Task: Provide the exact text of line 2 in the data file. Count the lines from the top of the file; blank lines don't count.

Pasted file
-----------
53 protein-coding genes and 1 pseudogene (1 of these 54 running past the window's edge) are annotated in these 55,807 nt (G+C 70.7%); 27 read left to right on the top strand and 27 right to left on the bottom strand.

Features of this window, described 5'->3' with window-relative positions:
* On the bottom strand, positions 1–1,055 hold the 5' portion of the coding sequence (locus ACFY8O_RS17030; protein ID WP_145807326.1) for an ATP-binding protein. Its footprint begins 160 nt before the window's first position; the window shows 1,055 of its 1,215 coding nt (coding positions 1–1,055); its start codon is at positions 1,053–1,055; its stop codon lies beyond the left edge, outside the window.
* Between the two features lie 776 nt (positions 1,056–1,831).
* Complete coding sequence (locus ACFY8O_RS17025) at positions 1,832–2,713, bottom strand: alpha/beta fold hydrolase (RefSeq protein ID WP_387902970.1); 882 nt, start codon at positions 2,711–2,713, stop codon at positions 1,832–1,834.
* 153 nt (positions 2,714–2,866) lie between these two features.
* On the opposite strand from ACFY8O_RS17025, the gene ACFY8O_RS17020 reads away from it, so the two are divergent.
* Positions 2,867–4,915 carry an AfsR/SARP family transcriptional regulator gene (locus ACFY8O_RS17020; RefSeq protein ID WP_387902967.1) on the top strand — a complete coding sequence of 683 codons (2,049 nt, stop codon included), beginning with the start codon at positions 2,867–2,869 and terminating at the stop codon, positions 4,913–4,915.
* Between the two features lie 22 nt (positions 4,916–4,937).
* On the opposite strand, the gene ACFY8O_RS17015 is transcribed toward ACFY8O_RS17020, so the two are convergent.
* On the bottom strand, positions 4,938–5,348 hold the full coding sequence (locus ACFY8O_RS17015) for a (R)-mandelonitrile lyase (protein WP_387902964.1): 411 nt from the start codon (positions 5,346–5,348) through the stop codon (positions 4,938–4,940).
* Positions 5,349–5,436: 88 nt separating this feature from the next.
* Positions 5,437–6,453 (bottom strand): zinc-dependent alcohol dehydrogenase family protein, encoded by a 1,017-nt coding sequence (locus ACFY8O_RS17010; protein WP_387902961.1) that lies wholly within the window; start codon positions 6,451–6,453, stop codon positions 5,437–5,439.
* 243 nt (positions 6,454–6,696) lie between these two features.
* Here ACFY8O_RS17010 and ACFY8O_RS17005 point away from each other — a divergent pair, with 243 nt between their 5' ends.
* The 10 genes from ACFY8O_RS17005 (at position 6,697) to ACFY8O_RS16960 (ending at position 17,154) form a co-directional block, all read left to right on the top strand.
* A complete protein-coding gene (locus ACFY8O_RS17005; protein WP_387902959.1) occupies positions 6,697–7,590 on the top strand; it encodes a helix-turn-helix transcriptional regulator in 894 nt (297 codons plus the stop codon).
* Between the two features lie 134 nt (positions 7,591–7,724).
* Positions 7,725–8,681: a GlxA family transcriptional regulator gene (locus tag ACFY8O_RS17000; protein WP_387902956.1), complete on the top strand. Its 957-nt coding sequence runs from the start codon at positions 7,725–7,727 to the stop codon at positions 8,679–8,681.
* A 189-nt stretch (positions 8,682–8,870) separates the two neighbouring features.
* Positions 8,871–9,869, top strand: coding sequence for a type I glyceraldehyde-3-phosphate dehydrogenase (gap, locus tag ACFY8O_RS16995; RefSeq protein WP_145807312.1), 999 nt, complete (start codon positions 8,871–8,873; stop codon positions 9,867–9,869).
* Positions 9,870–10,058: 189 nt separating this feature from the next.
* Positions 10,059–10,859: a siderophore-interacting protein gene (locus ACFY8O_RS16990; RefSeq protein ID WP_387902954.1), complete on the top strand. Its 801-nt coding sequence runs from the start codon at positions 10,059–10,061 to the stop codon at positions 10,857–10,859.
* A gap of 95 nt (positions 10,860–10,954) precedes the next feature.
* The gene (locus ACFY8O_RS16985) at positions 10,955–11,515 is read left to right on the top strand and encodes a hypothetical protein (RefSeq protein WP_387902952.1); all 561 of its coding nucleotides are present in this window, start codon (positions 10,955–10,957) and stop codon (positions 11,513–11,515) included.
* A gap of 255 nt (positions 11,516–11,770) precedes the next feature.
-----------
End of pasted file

Features of this window, described 5'->3' with window-relative positions: